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So for Euro 2012 and the 2014 World Cup England once again returned to an English manager, and following two more painful exits from international tournaments one can’t help but wonder how long till the next European manager is brought in. Because I can kind of see a pattern emerging here.

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Or maybe England just aren’t that good. But that hasn’t stopped teams from winning trophies in the past, lets not forget relative minnows Denmark and Greece both have a European cup to their name, and other teams have ground out unspectacular wins in tournaments. No England’s problem is the sheer weight of expectation. If an Italian or German team grind out a win while playing badly, then we attribute it to professionalism and experience, or playing smart. If England win but do not play spectacularly often times it is treated nearly as a failure. 

I would posit that England’s handicap in the International game is the fact that their players are stifled by the sheer expectations back home. How often do we see exciting young players have a couple of good games for England and overnight become trust into the limelight and regarded as the savior of English football. Almost invariably they buckle under the weight of expectation. Wayne Rooney burst unto the scene in 2004 and has been hailed ever since as England’s only true world class striker. Since then he has only managed one World Cup goal. More recently Jack Wilshere of Arsenal had one good season and a couple of impressive games and was hailed as the next big thing. One or two bad games later and he has seemingly been discarded for the next big things which if the media are to be believed are Jordan Henderson and Ross Barkley, not bad players, but how long till they have a few bad games and public opinion turn on them too.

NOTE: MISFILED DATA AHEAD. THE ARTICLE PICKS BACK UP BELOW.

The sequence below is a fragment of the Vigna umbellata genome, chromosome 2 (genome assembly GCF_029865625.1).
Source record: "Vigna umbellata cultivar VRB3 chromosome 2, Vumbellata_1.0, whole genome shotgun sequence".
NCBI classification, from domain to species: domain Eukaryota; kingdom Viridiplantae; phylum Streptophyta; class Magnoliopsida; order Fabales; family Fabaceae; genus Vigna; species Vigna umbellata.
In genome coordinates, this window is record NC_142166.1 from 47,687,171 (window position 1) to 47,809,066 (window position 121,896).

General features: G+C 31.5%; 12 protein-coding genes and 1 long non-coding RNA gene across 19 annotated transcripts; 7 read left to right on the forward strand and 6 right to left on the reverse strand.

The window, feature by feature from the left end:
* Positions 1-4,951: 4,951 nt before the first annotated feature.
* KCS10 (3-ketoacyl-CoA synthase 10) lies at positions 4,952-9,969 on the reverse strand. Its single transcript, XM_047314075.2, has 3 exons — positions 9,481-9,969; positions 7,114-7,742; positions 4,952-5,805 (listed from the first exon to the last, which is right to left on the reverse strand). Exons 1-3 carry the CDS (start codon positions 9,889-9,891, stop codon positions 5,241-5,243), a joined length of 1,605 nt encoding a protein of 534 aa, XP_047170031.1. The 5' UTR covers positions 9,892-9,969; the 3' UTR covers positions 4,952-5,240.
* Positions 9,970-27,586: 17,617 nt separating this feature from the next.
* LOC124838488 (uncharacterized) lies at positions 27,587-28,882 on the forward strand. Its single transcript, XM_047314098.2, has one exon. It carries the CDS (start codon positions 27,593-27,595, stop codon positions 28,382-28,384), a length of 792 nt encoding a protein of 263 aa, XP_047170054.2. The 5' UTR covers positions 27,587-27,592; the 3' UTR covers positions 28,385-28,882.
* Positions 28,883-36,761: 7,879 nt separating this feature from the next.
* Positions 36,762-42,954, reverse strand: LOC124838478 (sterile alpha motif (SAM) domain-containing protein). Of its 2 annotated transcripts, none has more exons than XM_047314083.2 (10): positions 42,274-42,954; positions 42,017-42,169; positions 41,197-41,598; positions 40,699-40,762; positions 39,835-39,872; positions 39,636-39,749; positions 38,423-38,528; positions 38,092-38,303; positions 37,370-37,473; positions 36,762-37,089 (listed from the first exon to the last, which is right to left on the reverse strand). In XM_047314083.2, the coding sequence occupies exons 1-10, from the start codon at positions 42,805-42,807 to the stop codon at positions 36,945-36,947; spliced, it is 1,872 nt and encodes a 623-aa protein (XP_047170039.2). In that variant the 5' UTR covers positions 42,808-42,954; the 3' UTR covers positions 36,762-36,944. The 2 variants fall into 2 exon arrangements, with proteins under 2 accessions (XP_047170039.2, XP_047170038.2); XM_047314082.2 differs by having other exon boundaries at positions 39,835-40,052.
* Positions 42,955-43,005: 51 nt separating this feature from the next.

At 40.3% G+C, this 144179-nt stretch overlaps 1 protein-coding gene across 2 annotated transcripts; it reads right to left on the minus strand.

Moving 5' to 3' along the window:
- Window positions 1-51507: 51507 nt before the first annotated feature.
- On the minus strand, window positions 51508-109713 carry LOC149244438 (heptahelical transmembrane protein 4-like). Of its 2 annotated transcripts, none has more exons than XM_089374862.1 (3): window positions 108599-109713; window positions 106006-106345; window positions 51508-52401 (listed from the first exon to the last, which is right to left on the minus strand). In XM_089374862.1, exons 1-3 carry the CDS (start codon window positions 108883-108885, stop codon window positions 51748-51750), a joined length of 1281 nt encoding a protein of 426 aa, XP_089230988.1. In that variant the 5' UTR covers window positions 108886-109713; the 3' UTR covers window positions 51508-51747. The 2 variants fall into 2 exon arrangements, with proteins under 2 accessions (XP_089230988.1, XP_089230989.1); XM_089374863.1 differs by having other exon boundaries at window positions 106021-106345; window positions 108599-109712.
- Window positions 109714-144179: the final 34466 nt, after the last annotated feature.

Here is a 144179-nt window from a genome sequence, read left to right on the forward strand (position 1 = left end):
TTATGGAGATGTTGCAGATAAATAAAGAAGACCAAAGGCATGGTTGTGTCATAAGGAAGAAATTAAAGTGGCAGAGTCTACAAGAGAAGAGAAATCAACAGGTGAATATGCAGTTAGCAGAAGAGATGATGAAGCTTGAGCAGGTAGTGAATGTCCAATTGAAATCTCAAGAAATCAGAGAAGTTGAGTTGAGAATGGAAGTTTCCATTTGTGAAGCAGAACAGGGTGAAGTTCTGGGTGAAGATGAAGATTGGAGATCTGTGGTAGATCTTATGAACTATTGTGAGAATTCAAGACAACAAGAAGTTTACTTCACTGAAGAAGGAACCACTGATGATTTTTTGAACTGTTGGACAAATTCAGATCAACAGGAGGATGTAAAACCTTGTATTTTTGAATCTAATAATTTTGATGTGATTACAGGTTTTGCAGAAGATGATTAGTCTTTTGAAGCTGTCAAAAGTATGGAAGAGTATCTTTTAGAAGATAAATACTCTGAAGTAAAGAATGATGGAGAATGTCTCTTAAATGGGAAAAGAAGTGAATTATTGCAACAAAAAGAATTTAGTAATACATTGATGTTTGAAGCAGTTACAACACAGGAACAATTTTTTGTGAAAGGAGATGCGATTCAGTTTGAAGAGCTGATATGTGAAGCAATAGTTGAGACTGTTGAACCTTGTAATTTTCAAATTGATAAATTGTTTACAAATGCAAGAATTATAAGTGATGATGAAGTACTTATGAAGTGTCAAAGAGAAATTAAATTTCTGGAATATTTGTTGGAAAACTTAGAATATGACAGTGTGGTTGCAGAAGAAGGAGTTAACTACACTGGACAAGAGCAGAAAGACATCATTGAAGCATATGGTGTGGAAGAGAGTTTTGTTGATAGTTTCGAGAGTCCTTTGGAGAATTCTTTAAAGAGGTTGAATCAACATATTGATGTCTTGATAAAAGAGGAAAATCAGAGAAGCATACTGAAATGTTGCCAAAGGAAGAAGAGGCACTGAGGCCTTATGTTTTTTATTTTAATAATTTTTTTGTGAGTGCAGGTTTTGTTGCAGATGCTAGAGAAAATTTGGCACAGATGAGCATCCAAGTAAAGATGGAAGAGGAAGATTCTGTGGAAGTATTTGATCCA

I think the problem ties in with the same reason that English fans are always so surprised when their team fails to live up to their billing, and their idolized players fail to set the world stage on fire when it really matters. And that is that they spend the two years between each tournament being treated by the media to how great their star players are. Ringing eulogies in the papers about how Wayne Rooney dismantled the mighty West Bromwich Albion, or how Steven Gerrard marshaled his team against the unsung might of Cardiff city, This is followed up by English victories against relatively weak teams in qualifying. The bandwagon starts moving, people start to get on board. Pundits write columns about how this upcoming tournament will be different than the last. Hope starts again, then there are the articles and polls about the best England XI to lift the next World Cup or European Cup. 

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And so on and so forth, until the hope becomes an expectation, the exuberation turns into crippling fear of failure, which ultimately leads to another failure and we start again two years later. Ultimately it seems England prefers wasting their efforts wasting column inches fantasizing about winning a World Cup than they are prepared to actually put the effort into understanding why they fail again and again.